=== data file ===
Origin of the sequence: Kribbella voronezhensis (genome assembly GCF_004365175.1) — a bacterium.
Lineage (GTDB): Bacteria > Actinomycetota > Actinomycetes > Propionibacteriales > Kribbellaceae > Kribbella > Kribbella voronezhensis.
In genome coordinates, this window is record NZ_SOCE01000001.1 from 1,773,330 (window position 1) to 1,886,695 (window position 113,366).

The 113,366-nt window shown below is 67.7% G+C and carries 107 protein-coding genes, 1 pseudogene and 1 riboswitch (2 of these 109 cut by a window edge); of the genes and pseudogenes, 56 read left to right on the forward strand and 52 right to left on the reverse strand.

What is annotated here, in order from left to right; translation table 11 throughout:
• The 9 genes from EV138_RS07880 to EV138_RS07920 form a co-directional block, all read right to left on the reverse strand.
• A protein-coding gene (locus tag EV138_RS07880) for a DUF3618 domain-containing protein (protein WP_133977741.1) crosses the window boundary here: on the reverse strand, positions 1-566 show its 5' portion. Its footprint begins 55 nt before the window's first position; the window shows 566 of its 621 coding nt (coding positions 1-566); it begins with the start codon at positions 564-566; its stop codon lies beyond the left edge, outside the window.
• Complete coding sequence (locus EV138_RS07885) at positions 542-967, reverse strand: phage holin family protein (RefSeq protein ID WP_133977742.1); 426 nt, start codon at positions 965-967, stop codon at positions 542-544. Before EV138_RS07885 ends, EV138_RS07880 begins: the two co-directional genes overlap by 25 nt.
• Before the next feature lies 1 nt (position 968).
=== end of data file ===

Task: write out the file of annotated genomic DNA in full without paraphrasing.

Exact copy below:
Origin of the sequence: Kribbella voronezhensis (genome assembly GCF_004365175.1) — a bacterium.
Lineage (GTDB): Bacteria > Actinomycetota > Actinomycetes > Propionibacteriales > Kribbellaceae > Kribbella > Kribbella voronezhensis.
In genome coordinates, this window is record NZ_SOCE01000001.1 from 1,773,330 (window position 1) to 1,886,695 (window position 113,366).

The 113,366-nt window shown below is 67.7% G+C and carries 107 protein-coding genes, 1 pseudogene and 1 riboswitch (2 of these 109 cut by a window edge); of the genes and pseudogenes, 56 read left to right on the forward strand and 52 right to left on the reverse strand.

What is annotated here, in order from left to right; translation table 11 throughout:
• The 9 genes from EV138_RS07880 to EV138_RS07920 form a co-directional block, all read right to left on the reverse strand.
• A protein-coding gene (locus tag EV138_RS07880) for a DUF3618 domain-containing protein (protein WP_133977741.1) crosses the window boundary here: on the reverse strand, positions 1-566 show its 5' portion. Its footprint begins 55 nt before the window's first position; the window shows 566 of its 621 coding nt (coding positions 1-566); it begins with the start codon at positions 564-566; its stop codon lies beyond the left edge, outside the window.
• Complete coding sequence (locus EV138_RS07885) at positions 542-967, reverse strand: phage holin family protein (RefSeq protein ID WP_133977742.1); 426 nt, start codon at positions 965-967, stop codon at positions 542-544. Before EV138_RS07885 ends, EV138_RS07880 begins: the two co-directional genes overlap by 25 nt.
• Before the next feature lies 1 nt (position 968).